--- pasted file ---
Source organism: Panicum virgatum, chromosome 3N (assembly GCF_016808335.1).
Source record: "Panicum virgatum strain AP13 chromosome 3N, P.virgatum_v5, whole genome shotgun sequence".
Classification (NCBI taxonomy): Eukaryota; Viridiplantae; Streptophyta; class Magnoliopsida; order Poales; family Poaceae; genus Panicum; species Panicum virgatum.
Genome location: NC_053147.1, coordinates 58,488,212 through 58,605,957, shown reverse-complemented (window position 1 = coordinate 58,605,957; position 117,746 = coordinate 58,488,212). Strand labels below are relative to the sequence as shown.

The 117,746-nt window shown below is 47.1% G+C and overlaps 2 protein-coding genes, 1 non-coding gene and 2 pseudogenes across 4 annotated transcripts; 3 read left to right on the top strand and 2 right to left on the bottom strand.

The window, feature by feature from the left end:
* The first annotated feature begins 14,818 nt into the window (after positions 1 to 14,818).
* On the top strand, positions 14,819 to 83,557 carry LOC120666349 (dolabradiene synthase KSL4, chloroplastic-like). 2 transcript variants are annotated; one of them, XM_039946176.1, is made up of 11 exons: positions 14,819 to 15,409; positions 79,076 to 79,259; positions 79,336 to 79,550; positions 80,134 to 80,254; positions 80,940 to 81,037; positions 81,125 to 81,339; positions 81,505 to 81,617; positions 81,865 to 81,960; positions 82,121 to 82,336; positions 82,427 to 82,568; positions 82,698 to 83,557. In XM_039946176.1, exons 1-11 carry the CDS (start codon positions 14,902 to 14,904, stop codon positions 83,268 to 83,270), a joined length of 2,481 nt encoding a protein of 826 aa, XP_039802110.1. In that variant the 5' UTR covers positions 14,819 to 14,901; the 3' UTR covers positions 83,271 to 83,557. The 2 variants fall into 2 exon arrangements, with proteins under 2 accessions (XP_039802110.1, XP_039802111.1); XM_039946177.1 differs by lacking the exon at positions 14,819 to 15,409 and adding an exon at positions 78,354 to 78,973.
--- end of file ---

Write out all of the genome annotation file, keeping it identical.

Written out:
Source organism: Panicum virgatum, chromosome 3N (assembly GCF_016808335.1).
Source record: "Panicum virgatum strain AP13 chromosome 3N, P.virgatum_v5, whole genome shotgun sequence".
Classification (NCBI taxonomy): Eukaryota; Viridiplantae; Streptophyta; class Magnoliopsida; order Poales; family Poaceae; genus Panicum; species Panicum virgatum.
Genome location: NC_053147.1, coordinates 58,488,212 through 58,605,957, shown reverse-complemented (window position 1 = coordinate 58,605,957; position 117,746 = coordinate 58,488,212). Strand labels below are relative to the sequence as shown.

The 117,746-nt window shown below is 47.1% G+C and overlaps 2 protein-coding genes, 1 non-coding gene and 2 pseudogenes across 4 annotated transcripts; 3 read left to right on the top strand and 2 right to left on the bottom strand.

The window, feature by feature from the left end:
* The first annotated feature begins 14,818 nt into the window (after positions 1 to 14,818).
* On the top strand, positions 14,819 to 83,557 carry LOC120666349 (dolabradiene synthase KSL4, chloroplastic-like). 2 transcript variants are annotated; one of them, XM_039946176.1, is made up of 11 exons: positions 14,819 to 15,409; positions 79,076 to 79,259; positions 79,336 to 79,550; positions 80,134 to 80,254; positions 80,940 to 81,037; positions 81,125 to 81,339; positions 81,505 to 81,617; positions 81,865 to 81,960; positions 82,121 to 82,336; positions 82,427 to 82,568; positions 82,698 to 83,557. In XM_039946176.1, exons 1-11 carry the CDS (start codon positions 14,902 to 14,904, stop codon positions 83,268 to 83,270), a joined length of 2,481 nt encoding a protein of 826 aa, XP_039802110.1. In that variant the 5' UTR covers positions 14,819 to 14,901; the 3' UTR covers positions 83,271 to 83,557. The 2 variants fall into 2 exon arrangements, with proteins under 2 accessions (XP_039802110.1, XP_039802111.1); XM_039946177.1 differs by lacking the exon at positions 14,819 to 15,409 and adding an exon at positions 78,354 to 78,973.